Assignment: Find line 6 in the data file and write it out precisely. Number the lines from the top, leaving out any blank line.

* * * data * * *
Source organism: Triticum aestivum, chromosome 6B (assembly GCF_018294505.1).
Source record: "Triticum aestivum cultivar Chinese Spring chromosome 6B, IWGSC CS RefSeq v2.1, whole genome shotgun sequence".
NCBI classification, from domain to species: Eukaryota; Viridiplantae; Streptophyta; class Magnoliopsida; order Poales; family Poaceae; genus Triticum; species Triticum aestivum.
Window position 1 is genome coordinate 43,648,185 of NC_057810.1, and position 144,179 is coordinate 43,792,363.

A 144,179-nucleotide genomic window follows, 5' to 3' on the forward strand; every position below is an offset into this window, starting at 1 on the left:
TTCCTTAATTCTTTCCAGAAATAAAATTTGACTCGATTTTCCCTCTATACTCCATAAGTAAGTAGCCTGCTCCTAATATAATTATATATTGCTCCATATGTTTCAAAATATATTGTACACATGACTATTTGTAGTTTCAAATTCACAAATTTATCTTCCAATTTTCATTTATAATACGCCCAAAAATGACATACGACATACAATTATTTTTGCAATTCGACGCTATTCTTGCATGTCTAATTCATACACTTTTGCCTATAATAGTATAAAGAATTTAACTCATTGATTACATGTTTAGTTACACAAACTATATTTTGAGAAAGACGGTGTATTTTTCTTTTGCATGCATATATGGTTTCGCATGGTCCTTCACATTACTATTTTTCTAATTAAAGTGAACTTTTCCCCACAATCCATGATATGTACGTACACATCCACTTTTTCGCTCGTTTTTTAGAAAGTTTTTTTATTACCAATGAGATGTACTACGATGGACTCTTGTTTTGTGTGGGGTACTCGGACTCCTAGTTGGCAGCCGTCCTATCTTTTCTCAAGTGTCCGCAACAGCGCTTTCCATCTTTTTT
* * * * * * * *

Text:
TTCCTTAATTCTTTCCAGAAATAAAATTTGACTCGATTTTCCCTCTATACTCCATAAGTAAGTAGCCTGCTCCTAATATAATTATATATTGCTCCATATGTTTCAAAATATATTGTACACATGACTATTTGTAGTTTCAAATTCACAAATTTATCTTCCAATTTTCATTTATAATACGCCCAAAAATGACATACGACATACAATTATTTTTGCAATTCGACGCTATTCTTGCATGTCTAATTCATACACTTTTGCCTATAATAGTATAAAGAATTTAACTCATTGATTACATGTTTAGTTACACAAACTATATTTTGAGAAAGACGGTGTATTTTTCTTTTGCATGCATATATGGTTTCGCATGGTCCTTCACATTACTATTTTTCTAATTAAAGTGAACTTTTCCCCACAATCCATGATATGTACGTACACATCCACTTTTTCGCTCGTTTTTTAGAAAGTTTTTTTATTACCAATGAGATGTACTACGATGGACTCTTGTTTTGTGTGGGGTACTCGGACTCCTAGTTGGCAGCCGTCCTATCTTTTCTCAAGTGTCCGCAACAGCGCTTTCCATCTTTTTT